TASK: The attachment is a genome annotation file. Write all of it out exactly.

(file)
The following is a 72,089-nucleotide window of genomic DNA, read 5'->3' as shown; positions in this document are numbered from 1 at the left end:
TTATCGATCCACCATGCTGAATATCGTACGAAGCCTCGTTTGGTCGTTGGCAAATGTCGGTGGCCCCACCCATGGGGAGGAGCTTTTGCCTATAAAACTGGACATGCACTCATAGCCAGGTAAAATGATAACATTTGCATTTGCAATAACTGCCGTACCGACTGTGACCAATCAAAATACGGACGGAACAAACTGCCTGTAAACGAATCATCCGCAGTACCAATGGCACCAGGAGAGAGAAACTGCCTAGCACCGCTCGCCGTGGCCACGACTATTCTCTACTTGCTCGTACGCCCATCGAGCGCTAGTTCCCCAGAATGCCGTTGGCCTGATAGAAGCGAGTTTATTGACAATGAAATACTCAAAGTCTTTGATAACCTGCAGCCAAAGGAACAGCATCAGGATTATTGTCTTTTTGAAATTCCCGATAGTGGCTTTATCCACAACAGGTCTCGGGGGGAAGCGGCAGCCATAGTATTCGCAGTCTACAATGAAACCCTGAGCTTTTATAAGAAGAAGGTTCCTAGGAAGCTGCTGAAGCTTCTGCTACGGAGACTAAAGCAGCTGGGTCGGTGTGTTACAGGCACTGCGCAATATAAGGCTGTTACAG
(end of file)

The following is a 72,089-nucleotide window of genomic DNA, read 5'->3' as shown; positions in this document are numbered from 1 at the left end:
TTATCGATCCACCATGCTGAATATCGTACGAAGCCTCGTTTGGTCGTTGGCAAATGTCGGTGGCCCCACCCATGGGGAGGAGCTTTTGCCTATAAAACTGGACATGCACTCATAGCCAGGTAAAATGATAACATTTGCATTTGCAATAACTGCCGTACCGACTGTGACCAATCAAAATACGGACGGAACAAACTGCCTGTAAACGAATCATCCGCAGTACCAATGGCACCAGGAGAGAGAAACTGCCTAGCACCGCTCGCCGTGGCCACGACTATTCTCTACTTGCTCGTACGCCCATCGAGCGCTAGTTCCCCAGAATGCCGTTGGCCTGATAGAAGCGAGTTTATTGACAATGAAATACTCAAAGTCTTTGATAACCTGCAGCCAAAGGAACAGCATCAGGATTATTGTCTTTTTGAAATTCCCGATAGTGGCTTTATCCACAACAGGTCTCGGGGGGAAGCGGCAGCCATAGTATTCGCAGTCTACAATGAAACCCTGAGCTTTTATAAGAAGAAGGTTCCTAGGAAGCTGCTGAAGCTTCTGCTACGGAGACTAAAGCAGCTGGGTCGGTGTGTTACAGGCACTGCGCAATATAAGGCTGTTACAG